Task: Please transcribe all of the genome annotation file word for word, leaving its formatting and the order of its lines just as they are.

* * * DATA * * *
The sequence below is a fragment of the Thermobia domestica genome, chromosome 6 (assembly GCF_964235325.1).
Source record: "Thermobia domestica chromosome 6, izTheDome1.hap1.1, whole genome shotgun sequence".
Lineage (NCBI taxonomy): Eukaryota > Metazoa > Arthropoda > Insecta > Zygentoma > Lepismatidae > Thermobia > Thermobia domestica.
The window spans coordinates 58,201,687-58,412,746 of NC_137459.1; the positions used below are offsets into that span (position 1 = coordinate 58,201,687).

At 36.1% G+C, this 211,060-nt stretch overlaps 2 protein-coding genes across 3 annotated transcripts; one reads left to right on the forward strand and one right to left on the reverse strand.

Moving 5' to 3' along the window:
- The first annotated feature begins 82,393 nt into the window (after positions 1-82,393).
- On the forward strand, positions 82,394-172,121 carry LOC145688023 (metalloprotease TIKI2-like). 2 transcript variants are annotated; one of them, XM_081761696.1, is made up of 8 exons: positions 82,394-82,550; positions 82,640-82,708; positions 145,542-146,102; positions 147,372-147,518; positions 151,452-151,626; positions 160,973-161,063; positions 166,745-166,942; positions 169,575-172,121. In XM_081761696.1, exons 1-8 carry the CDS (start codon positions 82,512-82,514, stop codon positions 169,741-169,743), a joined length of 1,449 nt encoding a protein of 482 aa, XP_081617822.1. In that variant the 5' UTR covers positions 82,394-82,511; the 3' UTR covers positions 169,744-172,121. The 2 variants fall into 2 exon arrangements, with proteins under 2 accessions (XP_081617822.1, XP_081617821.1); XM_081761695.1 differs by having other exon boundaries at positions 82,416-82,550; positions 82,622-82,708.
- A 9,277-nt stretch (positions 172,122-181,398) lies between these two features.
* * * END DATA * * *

The sequence below is a fragment of the Thermobia domestica genome, chromosome 6 (assembly GCF_964235325.1).
Source record: "Thermobia domestica chromosome 6, izTheDome1.hap1.1, whole genome shotgun sequence".
Lineage (NCBI taxonomy): Eukaryota > Metazoa > Arthropoda > Insecta > Zygentoma > Lepismatidae > Thermobia > Thermobia domestica.
The window spans coordinates 58,201,687-58,412,746 of NC_137459.1; the positions used below are offsets into that span (position 1 = coordinate 58,201,687).

At 36.1% G+C, this 211,060-nt stretch overlaps 2 protein-coding genes across 3 annotated transcripts; one reads left to right on the forward strand and one right to left on the reverse strand.

Moving 5' to 3' along the window:
- The first annotated feature begins 82,393 nt into the window (after positions 1-82,393).
- On the forward strand, positions 82,394-172,121 carry LOC145688023 (metalloprotease TIKI2-like). 2 transcript variants are annotated; one of them, XM_081761696.1, is made up of 8 exons: positions 82,394-82,550; positions 82,640-82,708; positions 145,542-146,102; positions 147,372-147,518; positions 151,452-151,626; positions 160,973-161,063; positions 166,745-166,942; positions 169,575-172,121. In XM_081761696.1, exons 1-8 carry the CDS (start codon positions 82,512-82,514, stop codon positions 169,741-169,743), a joined length of 1,449 nt encoding a protein of 482 aa, XP_081617822.1. In that variant the 5' UTR covers positions 82,394-82,511; the 3' UTR covers positions 169,744-172,121. The 2 variants fall into 2 exon arrangements, with proteins under 2 accessions (XP_081617822.1, XP_081617821.1); XM_081761695.1 differs by having other exon boundaries at positions 82,416-82,550; positions 82,622-82,708.
- A 9,277-nt stretch (positions 172,122-181,398) lies between these two features.